Obama’s New Climate Plan Leaves Canada in the Dust

Tue, 2014-06-03 14:39Carol Linnitt
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Obama’s New Climate Plan Leaves Canada in the Dust

In the ongoing battle to win approval of the Keystone XL pipeline, Canada has repeatedly justified its climate inaction by pointing to the fact that it shares similar emission reductions targets to the U.S. In August of last year, Prime Minister Stephen Harper even wrote a letter to President Barack Obama inviting “joint action to reduce greenhouse gas emissions in the oil and gas sector” if such efforts would help green-light the Keystone XL.

But this week’s announcement that Obama will use his executive authority to introduce a nationwide emissions reduction plan that targets more than 1,000 of the country’s most highly polluting power plants might leave Canada squarely in the dust.

Obama’s new plan — already being called the “most ambitious anti-global warming initiative of any U.S. president” — will introduce new standards by 2015 to decrease the greenhouse gas (GHG) emissions of power plants (responsible for 40 per cent of the country’s carbon pollution) by 30 per cent from their 2005 levels by 2030.

Cutting emissions and climate confusion

The new plan is expected to tackle emissions as well as contentious climate politics in the U.S. where political positioning on emissions standards and carbon tax schemes is often drawn along sharp lines.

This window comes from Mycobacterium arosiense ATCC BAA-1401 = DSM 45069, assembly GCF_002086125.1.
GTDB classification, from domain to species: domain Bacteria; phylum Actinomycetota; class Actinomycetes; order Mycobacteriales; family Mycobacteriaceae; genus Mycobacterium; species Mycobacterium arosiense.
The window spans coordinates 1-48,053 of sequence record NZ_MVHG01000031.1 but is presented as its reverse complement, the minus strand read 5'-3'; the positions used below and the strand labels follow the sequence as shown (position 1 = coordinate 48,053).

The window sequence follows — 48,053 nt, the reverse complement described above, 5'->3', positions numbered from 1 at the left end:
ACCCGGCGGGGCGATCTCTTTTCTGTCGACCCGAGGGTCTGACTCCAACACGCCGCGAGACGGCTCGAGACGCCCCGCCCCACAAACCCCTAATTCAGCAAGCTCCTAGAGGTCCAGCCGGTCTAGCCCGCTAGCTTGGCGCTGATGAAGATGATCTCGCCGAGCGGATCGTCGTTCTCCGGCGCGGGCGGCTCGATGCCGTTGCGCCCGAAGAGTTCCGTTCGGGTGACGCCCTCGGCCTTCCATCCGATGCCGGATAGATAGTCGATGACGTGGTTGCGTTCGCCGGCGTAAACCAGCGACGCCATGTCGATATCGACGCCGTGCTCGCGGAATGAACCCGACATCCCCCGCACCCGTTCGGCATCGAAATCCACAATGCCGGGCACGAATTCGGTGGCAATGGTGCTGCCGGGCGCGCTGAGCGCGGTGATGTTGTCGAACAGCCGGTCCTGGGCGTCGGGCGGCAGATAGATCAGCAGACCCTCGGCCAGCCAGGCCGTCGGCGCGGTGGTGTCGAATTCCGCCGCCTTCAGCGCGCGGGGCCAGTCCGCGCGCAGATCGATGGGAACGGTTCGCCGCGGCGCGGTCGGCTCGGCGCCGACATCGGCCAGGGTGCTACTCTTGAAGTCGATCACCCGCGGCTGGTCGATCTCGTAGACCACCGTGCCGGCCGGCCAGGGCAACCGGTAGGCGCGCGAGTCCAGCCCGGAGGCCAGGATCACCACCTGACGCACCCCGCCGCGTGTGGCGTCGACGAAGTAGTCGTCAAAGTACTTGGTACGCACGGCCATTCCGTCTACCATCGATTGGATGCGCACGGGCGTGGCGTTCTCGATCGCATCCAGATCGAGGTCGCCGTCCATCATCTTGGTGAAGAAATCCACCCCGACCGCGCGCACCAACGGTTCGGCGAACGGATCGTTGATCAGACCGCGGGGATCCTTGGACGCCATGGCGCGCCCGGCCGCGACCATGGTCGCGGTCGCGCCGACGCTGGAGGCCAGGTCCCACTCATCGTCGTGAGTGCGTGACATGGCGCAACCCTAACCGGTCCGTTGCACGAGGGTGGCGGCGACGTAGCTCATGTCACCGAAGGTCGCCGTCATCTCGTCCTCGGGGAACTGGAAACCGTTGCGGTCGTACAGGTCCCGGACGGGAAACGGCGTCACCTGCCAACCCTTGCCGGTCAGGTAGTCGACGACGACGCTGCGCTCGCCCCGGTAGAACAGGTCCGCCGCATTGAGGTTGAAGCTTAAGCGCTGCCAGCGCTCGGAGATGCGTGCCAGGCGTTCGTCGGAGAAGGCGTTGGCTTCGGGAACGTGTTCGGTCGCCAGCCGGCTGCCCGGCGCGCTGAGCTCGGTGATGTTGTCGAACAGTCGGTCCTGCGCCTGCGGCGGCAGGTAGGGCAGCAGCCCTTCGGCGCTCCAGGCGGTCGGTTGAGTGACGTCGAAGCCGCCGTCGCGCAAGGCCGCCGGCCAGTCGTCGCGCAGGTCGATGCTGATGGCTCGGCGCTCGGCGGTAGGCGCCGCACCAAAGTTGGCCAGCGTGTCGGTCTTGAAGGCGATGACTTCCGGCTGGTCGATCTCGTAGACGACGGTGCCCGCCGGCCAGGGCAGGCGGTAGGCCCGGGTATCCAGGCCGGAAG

We see this as the pivotal battle on climate change,” Natural Resources Defense Council (NRDC) director of government affairs David Goldston said at a briefing last week. “For the first time, climate is going to be front and centre as the national issue. And what that means, we think, is that when this battle is over and the power plant standards are in effect, climate will have turned into an ordinary environmental issue.”

The NRDC has been pivotal in the creation of the new emissions standards and is leading a massive campaign this month to “demystify” climate change issues.

Oilsands trouble Canada’s emissions future

Such determination south of the border is bringing Canada’s stalled climate politics into sharper relief as the Harper government continues to hold GHG emissions regulations for the oil and gas sector at bay.

The federal government has promised to deliver strengthened emissions standards for several years but has consistently failed, especially to rein in emissions from the Alberta oilsands, Canada’s fastest growing source of GHGs.

Under the Copenhagen Accord, Canada committed to reducing GHG emissions 17 per cent below 2005 levels by 2020. But according to Environment Canada’s latest emissions report, Canada will fail to meet its own reduction targets using current measures.

Environment Canada data also shows emissions from the oilsands increased around 267 per cent between 1990 and 2011 despite a per barrel emissions decrease of a reported 26 per cent. The projected increase of oil production in the oilsands has emissions from the sector set to steadily increase for several decades.